UCC artwork focal point of exhibit at Cleveland's Museum of Contemporary Art
Written by Connie Larkman June 19, 2014
The 40-foot-long Beatitudes Wall by artist Corita Kent was unearthed from the UCC's archives in March and will be the focal point of the first full-scale survey of Kent's work at Cleveland's Museum of Contemporary Art June 27-Aug. 31.
It's big, it's bold, it's bright and it screams 'happy.'
Beatitudes Wall, a paint-on-canvas banner, created 50 years ago for an exhibit at the 1964 World's Fair in New York, will be the centerpiece of an exhibit this summer at Cleveland's Museum of Contemporary Art (MOCA). The piece is on loan to the museum from the United Church of Christ, which unearthed the artwork from its archives at its national headquarters in Cleveland just a few months ago.
The painting, the work of Sister Mary Corita (Corita Kent), one of the most popular American graphic artists of the 1960s and 1970s, is 4 feet high and more than 40 feet long. So while it's hard to miss, it's also a significant find. Out of more than 150 to 200 pieces assembled for the collection, the MOCA curator recommended the UCC's banner as the exhibit centerpiece.
"This will be the focal point of the exhibition," said Sarah Rehm, MOCA's communication manager. "It is so happy and when you first walk into the gallery, it's the first thing you see. What a great feeling to kick off the exhibit!"
The exhibit, titled "Someday is Now: The Art of Corita Kent," the first full-scale survey of Sister Mary Corita's 30-year artistic career, will run from June 27 through Aug. 31. It is being sponsored exclusively by the UCC because of the denomination's historic relationship with the artist and the exhibit's slant toward social justice.
"Unearthing Sister Mary Corita's banner in our archives in time for it to be the focal point of the first full-scale survey of her work is nothing short of serendipitous," said the Rev. Linda Jaramillo, a national officer of the UCC and executive minister of the UCC Justice and Witness Ministries. "Our sponsorship of this exhibit is meaningful on multiple levels. It lifts up Corita Kent's work on issues such as civil rights and women's rights – issues inherent to the UCC – and also sheds light on this important piece of art from the UCC's past."
"We at MOCA Cleveland are delighted to be able to take advantage of this unexpected local connection to the life and work of Corita Kent," said Rose Bouthillier, associate curator and publications manager at MOCA. "The 'Beatitudes Wall' is an arresting piece, both for its scale and for the way it combines Corita's signature vibrant color palette and hand-painted texts that express themes of love, peace and understanding. We are very excited to present this piece to a public audience for the first time in almost 40 years."
"This is an absolutely exciting piece," said Heather Galloway, painting conservator from the ICA-Art Conservation group in Cleveland. Galloway was brought in by the UCC to do some restoration work, to ready the Beatitudes mural for its public debut. "Overall, given the size of this piece I think the work is in remarkable shape."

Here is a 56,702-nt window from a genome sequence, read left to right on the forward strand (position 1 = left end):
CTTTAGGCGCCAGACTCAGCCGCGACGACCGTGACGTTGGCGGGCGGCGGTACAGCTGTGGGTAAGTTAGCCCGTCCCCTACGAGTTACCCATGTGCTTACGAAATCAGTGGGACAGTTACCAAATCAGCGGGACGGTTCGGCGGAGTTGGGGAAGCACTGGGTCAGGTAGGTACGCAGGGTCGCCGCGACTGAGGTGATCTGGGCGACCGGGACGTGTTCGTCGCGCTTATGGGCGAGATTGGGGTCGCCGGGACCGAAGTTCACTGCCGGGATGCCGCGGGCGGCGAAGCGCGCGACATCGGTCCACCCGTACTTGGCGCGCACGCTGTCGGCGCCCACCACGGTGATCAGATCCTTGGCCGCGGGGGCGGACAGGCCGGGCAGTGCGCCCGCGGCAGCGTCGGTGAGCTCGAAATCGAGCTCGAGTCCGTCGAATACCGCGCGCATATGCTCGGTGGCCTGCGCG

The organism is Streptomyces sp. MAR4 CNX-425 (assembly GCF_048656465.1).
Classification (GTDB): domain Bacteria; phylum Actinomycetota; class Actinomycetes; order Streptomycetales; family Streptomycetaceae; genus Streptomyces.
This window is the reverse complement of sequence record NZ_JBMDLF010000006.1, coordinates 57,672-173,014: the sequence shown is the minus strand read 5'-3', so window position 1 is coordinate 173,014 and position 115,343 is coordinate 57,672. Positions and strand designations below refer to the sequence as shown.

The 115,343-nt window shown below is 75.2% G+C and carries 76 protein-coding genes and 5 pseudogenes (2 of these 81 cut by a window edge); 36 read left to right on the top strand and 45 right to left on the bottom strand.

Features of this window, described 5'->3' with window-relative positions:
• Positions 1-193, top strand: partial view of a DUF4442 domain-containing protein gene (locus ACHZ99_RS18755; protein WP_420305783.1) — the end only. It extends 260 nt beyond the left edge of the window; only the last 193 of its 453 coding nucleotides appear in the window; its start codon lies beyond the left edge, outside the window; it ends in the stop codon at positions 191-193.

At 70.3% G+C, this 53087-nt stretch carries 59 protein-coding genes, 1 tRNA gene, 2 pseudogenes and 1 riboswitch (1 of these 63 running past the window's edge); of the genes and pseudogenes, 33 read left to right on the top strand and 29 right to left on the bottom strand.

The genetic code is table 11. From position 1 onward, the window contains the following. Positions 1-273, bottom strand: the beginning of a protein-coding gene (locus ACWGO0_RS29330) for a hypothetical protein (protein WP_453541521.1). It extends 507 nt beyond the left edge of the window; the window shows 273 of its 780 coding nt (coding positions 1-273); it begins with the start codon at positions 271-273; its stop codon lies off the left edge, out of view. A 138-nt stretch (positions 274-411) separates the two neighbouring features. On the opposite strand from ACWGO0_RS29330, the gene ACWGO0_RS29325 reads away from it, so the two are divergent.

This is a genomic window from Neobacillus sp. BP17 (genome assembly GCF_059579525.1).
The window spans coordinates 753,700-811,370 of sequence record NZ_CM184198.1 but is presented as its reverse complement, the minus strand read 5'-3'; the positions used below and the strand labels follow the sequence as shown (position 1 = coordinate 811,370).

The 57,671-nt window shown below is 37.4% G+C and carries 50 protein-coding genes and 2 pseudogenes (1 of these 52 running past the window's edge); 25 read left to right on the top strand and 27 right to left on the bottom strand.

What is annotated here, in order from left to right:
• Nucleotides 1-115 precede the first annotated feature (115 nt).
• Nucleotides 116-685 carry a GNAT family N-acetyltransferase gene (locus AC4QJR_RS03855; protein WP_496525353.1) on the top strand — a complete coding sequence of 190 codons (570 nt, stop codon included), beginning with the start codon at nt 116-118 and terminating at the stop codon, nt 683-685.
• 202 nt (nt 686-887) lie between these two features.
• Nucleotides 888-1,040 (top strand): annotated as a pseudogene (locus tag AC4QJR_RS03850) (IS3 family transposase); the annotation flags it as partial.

In a two-page proposal to prepare the canvas for exhibit, Galloway indicated she would address areas of flaking paint, caused in part by years spent stored in a tube rolled facing in, repair tears to the surface caused by mounting, and work to flatten major distortions in the canvas. "[It's] not a goal to get it flat and perfect – need to have some tolerances in life," she said.
On Tuesday, June 17, Galloway spent a full day in the painting's exhibit space on the museum's fourth four main gallery working to stabilize the painting and make it safe to hang, a job that could be observed by museum visitors throughout the day. The time with the artwork left her with an appreciation of the skill of the artist and the condition of the mural. "While there is certainly an accumulation of surface dirt, the colors are very bold and have retained their vibrancy. Her hand-in-paint application is remarkably even, and her hand must have been so steady to write her texts with such fluid paint and no obvious signs of mistakes."
Though it is more than 50 years old, Galloway said the artwork looks fantastic. "People have taken good steps all along in the care of this piece."
The banner was finally mounted on a new frame, or stretcher, that was shipped to MOCA from a manufacturer in Brooklyn, N.Y., which will remain with the artwork after the exhibit.
Sister Mary Corita, whose signature is visible in the lower-right corner of the canvas, used a mix of Bible scripture and quotes from Pope John XXIII and President John F. Kennedy to create the Beatitudes mural. She painted three 40-foot banners for the Vatican Exhibit at the 1964 World's Fair and chose this one to display.
"I ultimately think the UCC took an important step in helping her work return to the public eye. I'd like to think that Kent would agree," said Galloway. "Archivist Edward Cade deserves enormous credit for knowing what the UCC had when others did not. He took the steps to contact MOCA and the rest of us should be grateful. What a surprise for all to find out that the UCC was holding such a gem."
"We are grateful to the United Church of Christ for being an enthusiastic partner in presenting the banner, and for taking such good care of it over the years," said Bouthillier.
"This piece needed to be up," Galloway said. "It needed to see the light of day. I'm excited to see it out, and get it up on the wall where it belongs."